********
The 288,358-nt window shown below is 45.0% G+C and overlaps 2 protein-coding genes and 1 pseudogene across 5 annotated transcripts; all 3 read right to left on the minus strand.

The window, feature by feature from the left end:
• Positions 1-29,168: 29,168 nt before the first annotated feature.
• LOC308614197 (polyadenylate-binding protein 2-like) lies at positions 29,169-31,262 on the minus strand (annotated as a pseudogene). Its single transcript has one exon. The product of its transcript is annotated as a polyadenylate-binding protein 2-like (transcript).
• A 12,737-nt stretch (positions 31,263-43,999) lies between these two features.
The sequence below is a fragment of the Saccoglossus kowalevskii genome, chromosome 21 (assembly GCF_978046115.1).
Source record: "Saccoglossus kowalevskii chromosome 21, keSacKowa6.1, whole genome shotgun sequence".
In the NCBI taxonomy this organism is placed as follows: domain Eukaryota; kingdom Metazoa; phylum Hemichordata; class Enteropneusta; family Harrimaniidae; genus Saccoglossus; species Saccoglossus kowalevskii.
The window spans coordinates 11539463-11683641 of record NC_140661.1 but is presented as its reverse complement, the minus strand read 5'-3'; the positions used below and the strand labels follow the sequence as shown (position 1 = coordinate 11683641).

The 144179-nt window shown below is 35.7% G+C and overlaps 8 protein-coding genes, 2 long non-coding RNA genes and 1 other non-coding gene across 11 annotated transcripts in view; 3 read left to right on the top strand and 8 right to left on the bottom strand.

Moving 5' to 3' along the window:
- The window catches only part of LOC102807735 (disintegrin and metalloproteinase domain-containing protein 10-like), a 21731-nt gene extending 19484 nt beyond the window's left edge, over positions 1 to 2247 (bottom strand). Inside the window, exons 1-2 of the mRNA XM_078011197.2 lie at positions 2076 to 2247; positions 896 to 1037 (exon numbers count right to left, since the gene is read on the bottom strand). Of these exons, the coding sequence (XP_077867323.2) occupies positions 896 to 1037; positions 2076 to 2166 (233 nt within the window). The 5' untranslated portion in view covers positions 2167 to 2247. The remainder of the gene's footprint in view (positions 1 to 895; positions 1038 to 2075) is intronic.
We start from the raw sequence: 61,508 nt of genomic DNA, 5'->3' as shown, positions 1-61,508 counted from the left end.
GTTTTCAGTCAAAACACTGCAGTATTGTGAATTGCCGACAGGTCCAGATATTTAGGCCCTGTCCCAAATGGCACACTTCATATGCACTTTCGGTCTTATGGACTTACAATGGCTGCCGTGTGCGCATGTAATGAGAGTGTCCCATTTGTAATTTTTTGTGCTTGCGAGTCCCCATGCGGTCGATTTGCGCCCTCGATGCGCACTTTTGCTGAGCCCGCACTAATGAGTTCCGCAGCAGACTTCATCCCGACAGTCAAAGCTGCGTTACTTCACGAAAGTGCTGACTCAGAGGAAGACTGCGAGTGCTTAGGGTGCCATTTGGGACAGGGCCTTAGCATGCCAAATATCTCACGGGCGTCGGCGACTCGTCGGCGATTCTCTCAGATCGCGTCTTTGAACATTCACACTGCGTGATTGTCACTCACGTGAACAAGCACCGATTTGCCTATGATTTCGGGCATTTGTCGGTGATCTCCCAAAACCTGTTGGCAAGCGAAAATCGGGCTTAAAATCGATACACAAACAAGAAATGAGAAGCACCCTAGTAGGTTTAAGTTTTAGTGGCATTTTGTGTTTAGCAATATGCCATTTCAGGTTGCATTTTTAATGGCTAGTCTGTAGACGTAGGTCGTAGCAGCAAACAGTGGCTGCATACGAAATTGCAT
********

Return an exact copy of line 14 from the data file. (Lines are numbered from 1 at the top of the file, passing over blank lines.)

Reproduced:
GTTTTCAGTCAAAACACTGCAGTATTGTGAATTGCCGACAGGTCCAGATATTTAGGCCCTGTCCCAAATGGCACACTTCATATGCACTTTCGGTCTTATGGACTTACAATGGCTGCCGTGTGCGCATGTAATGAGAGTGTCCCATTTGTAATTTTTTGTGCTTGCGAGTCCCCATGCGGTCGATTTGCGCCCTCGATGCGCACTTTTGCTGAGCCCGCACTAATGAGTTCCGCAGCAGACTTCATCCCGACAGTCAAAGCTGCGTTACTTCACGAAAGTGCTGACTCAGAGGAAGACTGCGAGTGCTTAGGGTGCCATTTGGGACAGGGCCTTAGCATGCCAAATATCTCACGGGCGTCGGCGACTCGTCGGCGATTCTCTCAGATCGCGTCTTTGAACATTCACACTGCGTGATTGTCACTCACGTGAACAAGCACCGATTTGCCTATGATTTCGGGCATTTGTCGGTGATCTCCCAAAACCTGTTGGCAAGCGAAAATCGGGCTTAAAATCGATACACAAACAAGAAATGAGAAGCACCCTAGTAGGTTTAAGTTTTAGTGGCATTTTGTGTTTAGCAATATGCCATTTCAGGTTGCATTTTTAATGGCTAGTCTGTAGACGTAGGTCGTAGCAGCAAACAGTGGCTGCATACGAAATTGCAT